SS3.01 Landscape Control of High Latitude Lake and River Ecosystems
Date: Thursday, June 13, 2002
Time: 11:30:00 AM
Location: Carson A
 
SpearsBM, Simon Fraser University, Burnaby, Canada, bspearsa@sfu.ca
Lesack, L, F, Simon Fraser University, Burnaby, Canada, Lance_Lesack@sfu.ca
 
EFFECTS OF NUTRIENT LIMITATION ON BACTERIAL PRODUCTIVITY AMONG LAKES OF THE MACKENZIE DELTA, WESTERN CANADIAN ARCTIC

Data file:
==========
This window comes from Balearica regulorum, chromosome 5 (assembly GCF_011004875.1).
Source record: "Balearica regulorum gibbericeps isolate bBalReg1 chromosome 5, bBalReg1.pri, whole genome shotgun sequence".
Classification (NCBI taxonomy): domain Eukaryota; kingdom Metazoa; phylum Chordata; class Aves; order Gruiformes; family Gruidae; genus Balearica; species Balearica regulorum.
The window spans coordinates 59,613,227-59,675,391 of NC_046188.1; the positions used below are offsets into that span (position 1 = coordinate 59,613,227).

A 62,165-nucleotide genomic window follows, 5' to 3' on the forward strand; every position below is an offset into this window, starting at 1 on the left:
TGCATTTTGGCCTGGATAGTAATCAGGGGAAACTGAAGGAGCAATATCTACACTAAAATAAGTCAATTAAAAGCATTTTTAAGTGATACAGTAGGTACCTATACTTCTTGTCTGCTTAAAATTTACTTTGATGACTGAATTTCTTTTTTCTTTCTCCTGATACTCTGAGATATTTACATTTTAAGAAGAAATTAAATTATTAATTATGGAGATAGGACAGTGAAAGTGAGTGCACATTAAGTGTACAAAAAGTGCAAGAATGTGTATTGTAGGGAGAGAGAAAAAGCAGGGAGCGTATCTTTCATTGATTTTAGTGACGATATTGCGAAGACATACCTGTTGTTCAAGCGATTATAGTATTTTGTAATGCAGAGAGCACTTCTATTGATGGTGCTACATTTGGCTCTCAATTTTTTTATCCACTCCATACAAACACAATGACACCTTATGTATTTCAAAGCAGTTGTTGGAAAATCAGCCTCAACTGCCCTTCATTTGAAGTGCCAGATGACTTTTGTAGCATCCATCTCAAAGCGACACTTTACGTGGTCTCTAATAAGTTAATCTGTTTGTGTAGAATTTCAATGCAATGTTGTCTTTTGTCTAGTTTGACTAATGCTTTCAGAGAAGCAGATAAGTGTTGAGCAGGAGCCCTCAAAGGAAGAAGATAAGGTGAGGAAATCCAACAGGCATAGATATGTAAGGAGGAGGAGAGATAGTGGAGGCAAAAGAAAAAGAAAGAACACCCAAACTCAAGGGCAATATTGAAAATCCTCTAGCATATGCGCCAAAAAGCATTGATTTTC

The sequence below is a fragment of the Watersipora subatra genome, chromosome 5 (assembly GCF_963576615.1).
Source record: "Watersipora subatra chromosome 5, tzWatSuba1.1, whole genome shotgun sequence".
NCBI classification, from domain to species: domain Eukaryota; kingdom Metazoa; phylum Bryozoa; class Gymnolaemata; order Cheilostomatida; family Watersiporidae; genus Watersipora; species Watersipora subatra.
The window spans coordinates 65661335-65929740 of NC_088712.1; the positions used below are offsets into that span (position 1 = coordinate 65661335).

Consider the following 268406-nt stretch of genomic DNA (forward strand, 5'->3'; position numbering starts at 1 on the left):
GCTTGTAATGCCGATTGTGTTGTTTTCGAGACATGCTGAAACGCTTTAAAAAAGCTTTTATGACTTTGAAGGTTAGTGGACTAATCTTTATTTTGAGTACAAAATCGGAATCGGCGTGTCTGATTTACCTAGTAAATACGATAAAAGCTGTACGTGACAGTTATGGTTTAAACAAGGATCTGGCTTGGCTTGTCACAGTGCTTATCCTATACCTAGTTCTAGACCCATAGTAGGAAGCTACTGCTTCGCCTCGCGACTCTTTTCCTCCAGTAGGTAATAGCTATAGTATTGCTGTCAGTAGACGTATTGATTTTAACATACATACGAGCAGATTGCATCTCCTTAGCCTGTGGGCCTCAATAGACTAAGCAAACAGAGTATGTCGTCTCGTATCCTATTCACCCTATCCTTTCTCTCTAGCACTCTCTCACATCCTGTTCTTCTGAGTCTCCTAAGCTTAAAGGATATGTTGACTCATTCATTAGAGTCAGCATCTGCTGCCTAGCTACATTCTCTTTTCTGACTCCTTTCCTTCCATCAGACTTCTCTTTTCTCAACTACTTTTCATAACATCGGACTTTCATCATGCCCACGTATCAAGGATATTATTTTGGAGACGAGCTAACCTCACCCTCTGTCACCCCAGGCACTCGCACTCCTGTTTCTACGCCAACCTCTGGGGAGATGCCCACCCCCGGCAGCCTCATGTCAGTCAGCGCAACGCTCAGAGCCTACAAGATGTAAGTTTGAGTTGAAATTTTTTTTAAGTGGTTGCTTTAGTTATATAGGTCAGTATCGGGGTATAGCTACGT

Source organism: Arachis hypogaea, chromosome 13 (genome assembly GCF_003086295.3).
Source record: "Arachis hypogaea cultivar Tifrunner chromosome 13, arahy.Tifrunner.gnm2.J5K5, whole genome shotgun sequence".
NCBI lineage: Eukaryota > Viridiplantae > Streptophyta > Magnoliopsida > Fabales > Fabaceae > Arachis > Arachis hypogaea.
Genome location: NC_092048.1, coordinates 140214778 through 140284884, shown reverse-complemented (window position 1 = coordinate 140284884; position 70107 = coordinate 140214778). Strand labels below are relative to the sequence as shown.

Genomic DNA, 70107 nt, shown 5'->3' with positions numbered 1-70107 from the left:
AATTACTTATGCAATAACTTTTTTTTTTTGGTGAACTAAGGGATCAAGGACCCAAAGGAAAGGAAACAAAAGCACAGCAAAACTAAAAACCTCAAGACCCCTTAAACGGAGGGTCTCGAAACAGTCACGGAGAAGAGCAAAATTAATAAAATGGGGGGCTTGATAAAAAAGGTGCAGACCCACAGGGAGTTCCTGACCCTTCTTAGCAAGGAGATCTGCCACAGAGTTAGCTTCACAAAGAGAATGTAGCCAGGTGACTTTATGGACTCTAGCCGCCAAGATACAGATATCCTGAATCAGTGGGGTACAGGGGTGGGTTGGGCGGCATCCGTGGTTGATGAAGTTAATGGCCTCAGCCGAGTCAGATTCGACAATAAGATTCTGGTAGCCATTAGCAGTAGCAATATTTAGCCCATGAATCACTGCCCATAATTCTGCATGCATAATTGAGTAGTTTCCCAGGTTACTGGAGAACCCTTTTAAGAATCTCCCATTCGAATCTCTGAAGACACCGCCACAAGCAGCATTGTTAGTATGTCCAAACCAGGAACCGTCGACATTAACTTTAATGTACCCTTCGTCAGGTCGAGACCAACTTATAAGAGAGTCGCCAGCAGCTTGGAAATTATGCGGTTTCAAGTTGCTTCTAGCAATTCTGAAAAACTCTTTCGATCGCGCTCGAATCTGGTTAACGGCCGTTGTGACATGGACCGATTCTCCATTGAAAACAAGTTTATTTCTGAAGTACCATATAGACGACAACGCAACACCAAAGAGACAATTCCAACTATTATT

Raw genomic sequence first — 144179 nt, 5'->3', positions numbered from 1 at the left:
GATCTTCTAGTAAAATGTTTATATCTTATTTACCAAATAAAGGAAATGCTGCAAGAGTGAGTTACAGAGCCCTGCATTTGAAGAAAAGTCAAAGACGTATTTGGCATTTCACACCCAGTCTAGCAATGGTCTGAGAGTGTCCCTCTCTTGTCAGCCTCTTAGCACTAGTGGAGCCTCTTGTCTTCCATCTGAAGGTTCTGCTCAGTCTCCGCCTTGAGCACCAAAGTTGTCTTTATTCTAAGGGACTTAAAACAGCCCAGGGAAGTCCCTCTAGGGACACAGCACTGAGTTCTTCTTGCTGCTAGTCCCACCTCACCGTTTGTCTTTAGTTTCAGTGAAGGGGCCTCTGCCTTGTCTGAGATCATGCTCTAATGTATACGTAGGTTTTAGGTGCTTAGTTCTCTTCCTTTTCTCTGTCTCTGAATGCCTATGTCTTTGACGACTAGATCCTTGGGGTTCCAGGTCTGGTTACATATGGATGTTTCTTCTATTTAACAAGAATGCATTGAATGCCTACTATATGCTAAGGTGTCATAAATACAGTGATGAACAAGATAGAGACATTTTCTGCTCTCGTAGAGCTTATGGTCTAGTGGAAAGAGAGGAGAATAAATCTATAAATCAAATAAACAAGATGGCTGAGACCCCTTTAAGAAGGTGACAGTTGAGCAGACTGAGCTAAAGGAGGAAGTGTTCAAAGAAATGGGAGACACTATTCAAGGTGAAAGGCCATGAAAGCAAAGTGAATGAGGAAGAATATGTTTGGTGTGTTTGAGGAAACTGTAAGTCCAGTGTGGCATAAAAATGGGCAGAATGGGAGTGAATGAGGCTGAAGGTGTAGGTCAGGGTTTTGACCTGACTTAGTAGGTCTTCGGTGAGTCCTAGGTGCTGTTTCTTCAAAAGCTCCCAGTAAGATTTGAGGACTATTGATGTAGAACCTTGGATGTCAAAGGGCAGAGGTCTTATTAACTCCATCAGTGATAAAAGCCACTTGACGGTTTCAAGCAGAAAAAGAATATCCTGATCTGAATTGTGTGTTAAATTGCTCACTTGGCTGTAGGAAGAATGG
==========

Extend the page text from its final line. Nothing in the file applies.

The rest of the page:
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Lakes within the Mackenzie Delta (25,000 lakes) exhibit variation in flooding frequency and duration (will change with climatic warming), that may strongly influence the relative roles of bacteria versus autotrophs. To assess links among bacterial production versus nutrient supply and demand associated with flooding regimes, the weekly dynamics of bacterial productivity (3H-thymidine uptake) was tracked among 6 lakes of varying flooding-frequencies and mixtures of colored and non-colored DOC, over an open-water season. To assess nutrient demand, bioassays of N-debt and P-debt were performed weekly on the plankton community from the 6 lakes, and bacterial productivity was compared among lakes via lab-incubated microcosms after amending with nutrients (N versus P versus both). Bacterial productivity generally increased from frequently-flooded lakes to infrequently-flooded lakes. Bioassays showed significant demand for N or P among all study lakes (frequently- and infrequently-flooded), and showed seasonal switches between P-demand and N-demand. Bacterial productivity among all lakes increased significantly in response to nutrient enhancements in early summer, but showed little response to the enhancements later in the season.